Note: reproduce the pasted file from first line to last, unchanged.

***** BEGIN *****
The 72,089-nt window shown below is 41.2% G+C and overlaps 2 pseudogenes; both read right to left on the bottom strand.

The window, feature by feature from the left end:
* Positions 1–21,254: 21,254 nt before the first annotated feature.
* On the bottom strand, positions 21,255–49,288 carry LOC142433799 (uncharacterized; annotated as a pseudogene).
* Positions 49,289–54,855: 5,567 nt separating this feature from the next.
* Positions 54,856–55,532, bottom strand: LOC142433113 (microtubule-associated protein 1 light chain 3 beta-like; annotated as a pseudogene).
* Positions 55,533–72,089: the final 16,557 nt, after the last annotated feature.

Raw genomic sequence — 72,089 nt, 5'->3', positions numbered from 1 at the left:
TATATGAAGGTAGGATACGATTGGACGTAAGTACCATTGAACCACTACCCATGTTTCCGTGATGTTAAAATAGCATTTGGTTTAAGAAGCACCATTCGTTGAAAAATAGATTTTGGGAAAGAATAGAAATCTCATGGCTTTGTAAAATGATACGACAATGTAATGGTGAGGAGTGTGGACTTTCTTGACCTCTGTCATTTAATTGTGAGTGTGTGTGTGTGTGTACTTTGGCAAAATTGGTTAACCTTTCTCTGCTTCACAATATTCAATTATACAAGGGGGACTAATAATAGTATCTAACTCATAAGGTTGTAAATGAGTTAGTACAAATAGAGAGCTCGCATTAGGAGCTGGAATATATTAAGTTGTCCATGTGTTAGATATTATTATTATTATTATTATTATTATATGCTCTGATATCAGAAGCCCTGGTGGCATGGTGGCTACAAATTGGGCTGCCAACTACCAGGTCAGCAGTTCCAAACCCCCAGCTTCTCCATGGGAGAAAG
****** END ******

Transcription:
The 72,089-nt window shown below is 41.2% G+C and overlaps 2 pseudogenes; both read right to left on the bottom strand.

The window, feature by feature from the left end:
* Positions 1–21,254: 21,254 nt before the first annotated feature.
* On the bottom strand, positions 21,255–49,288 carry LOC142433799 (uncharacterized; annotated as a pseudogene).
* Positions 49,289–54,855: 5,567 nt separating this feature from the next.
* Positions 54,856–55,532, bottom strand: LOC142433113 (microtubule-associated protein 1 light chain 3 beta-like; annotated as a pseudogene).
* Positions 55,533–72,089: the final 16,557 nt, after the last annotated feature.

Raw genomic sequence — 72,089 nt, 5'->3', positions numbered from 1 at the left:
TATATGAAGGTAGGATACGATTGGACGTAAGTACCATTGAACCACTACCCATGTTTCCGTGATGTTAAAATAGCATTTGGTTTAAGAAGCACCATTCGTTGAAAAATAGATTTTGGGAAAGAATAGAAATCTCATGGCTTTGTAAAATGATACGACAATGTAATGGTGAGGAGTGTGGACTTTCTTGACCTCTGTCATTTAATTGTGAGTGTGTGTGTGTGTGTACTTTGGCAAAATTGGTTAACCTTTCTCTGCTTCACAATATTCAATTATACAAGGGGGACTAATAATAGTATCTAACTCATAAGGTTGTAAATGAGTTAGTACAAATAGAGAGCTCGCATTAGGAGCTGGAATATATTAAGTTGTCCATGTGTTAGATATTATTATTATTATTATTATTATTATATGCTCTGATATCAGAAGCCCTGGTGGCATGGTGGCTACAAATTGGGCTGCCAACTACCAGGTCAGCAGTTCCAAACCCCCAGCTTCTCCATGGGAGAAAG